Friday, 2 March 2012

Sydney, Australia - Dances with dingoes

“You wanna get yourself a big stick, luv” was the advice from the grey-haired, old man who appeared mysteriously out of the bush in the gathering dusk of Myall Lakes National Park. Mine was the only tent pitched at a lonely national park campground and I’d just cooked and eaten supper inside my mosquito net that I’d hung from a tree – the little biters were out in their millions again. I took the old man’s advice and before it was dark I found a big stick. This was not to beat off the men, as you might imagine … or as I might hope … but to beat off the dingoes. I was slightly alarmed when the man said there were five or six hanging around and that he had been attacked by one but thought he was probably just trying to impress the tourist. But sure enough, as darkness descended, a dingo wandered into the camp on the left and another appeared on the right, both much bigger than I had guessed dingoes to be. I’ve dealt with domestic and farm dogs chasing the bike throughout my trip but a pack of wild dogs stalking my tent was an altogether more frightening prospect. I waved my stick and shouted in a loud, gruff voice “get away” and they disappeared into the shadows. But I still felt a bit nervous so there was only one thing for it – I moved myself and my belongings into the long-drop toilet, which was quite roomy and not at all smelly, and slept there. Unfortunately I did have to share it with a rat that ran over my head during the night and a rather scary looking spider whose huge web took up more than its fair share of the bed!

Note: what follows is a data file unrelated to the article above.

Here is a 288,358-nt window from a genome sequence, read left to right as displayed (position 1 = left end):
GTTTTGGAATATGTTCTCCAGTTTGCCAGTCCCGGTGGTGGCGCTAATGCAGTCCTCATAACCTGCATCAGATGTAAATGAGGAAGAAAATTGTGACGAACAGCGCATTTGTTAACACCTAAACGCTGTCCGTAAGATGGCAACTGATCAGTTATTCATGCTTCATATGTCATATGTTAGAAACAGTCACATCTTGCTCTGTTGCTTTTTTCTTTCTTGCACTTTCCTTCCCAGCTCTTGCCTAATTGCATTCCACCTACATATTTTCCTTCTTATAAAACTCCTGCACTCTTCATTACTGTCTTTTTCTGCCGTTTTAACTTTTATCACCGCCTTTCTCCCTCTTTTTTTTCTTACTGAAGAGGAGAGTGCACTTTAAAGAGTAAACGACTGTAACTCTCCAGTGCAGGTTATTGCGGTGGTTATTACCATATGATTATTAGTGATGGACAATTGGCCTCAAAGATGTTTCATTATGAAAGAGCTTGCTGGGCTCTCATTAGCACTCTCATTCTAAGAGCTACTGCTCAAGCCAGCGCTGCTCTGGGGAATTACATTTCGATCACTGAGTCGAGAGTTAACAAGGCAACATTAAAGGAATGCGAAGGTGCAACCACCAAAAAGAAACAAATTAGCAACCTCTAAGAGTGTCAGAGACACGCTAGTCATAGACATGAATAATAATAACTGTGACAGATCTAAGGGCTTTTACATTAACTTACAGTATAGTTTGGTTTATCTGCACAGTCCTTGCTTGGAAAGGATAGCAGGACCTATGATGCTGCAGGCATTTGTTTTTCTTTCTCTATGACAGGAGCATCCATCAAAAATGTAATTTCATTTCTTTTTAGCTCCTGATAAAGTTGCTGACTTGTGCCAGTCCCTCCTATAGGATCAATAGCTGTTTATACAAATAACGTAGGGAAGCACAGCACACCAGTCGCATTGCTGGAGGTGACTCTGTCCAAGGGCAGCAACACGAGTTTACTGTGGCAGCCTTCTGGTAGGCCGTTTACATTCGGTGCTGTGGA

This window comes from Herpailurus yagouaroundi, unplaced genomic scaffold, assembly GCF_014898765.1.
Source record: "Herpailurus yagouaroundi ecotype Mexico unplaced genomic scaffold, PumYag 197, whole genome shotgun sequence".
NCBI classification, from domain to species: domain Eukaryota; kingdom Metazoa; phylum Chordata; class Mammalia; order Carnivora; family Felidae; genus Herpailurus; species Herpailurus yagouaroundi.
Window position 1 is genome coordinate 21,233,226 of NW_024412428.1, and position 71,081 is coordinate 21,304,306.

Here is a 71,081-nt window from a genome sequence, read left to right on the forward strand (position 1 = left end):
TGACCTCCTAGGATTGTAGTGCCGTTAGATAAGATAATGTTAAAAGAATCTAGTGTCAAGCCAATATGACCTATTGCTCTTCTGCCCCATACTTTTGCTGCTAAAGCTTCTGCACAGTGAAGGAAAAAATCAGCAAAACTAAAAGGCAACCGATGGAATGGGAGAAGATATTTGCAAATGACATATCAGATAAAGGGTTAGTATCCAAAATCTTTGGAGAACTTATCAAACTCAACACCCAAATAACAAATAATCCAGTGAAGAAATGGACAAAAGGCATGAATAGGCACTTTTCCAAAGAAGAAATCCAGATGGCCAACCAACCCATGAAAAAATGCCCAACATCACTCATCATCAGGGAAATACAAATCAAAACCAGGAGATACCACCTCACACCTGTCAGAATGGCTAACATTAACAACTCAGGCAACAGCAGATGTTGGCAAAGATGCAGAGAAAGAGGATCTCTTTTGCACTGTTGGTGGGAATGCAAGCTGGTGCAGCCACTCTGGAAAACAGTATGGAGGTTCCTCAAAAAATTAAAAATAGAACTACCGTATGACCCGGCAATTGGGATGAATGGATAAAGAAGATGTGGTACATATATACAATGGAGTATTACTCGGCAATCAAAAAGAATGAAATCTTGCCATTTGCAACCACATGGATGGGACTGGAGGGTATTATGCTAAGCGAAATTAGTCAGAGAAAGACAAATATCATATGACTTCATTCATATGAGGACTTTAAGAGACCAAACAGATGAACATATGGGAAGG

I’d stopped at Myall Lakes on my cycle tour along the coast of New South Wales, a trip where I’ve mingled with the surf crowd on golden beaches, cycled through eucalyptus forests resounding with the maniacal laughter of the kookaburras and hopped on and off little ferries that potter back and forth across the bays or through channels in the mangroves where pelicans hang out in large flocks. I arrived in Sydney from the appealingly-named suburb of Manly on another ferry that gave me a spectacular view of the famous Opera House and Harbour Bridge as it chugged into the city. Sydney is a swanky, modern place and seems to be populated entirely by people who look like they just stepped out of a fashion magazine and by beautiful, tanned women who saunter serenely along the waterfront promenades in floaty summer dresses. I, meantime, stomp around in my rotten trainers that smell like a possum died in them, feeling not at all beautiful, just hot and sweaty.

Extreme heat is the name of the game here so I’m always happy when the day’s cycling is over and I can slip into my thongs. Before you start picturing me in a type of skimpy underwear, let me explain. In Britain we call them “flip-flops” but in New Zealand they are “jandals” and in Australia they are “thongs”. They are that ubiquitous and classic piece of cheap, airy footwear much loved the world over except in Scotland where you’d likely loose toes to frostbite if you ventured outside in your thongs!

Australia is hot but it’s not always dry, as I discovered when the continuation of my cycle trip south of the city was brought to a premature end by monsoonal rains that brought unprecedented levels of precipitation and flash flooding, clearing the famous beaches of their beautiful people. So, on a rather damp note, my brief tour in Australia is over, as is my time pedalling down under. And as the days and months on the road accumulate while the trip budget diminishes, it’s time for me to fly back to the northern hemisphere for the final leg of my bicycle journey and the return ride to Scotland. Keep watching as I cycle home across Europe from the exotic, eastern city of Istanbul.

Portobello here I come!

Photos on Flickr - click on the link to the right and click on the pics.


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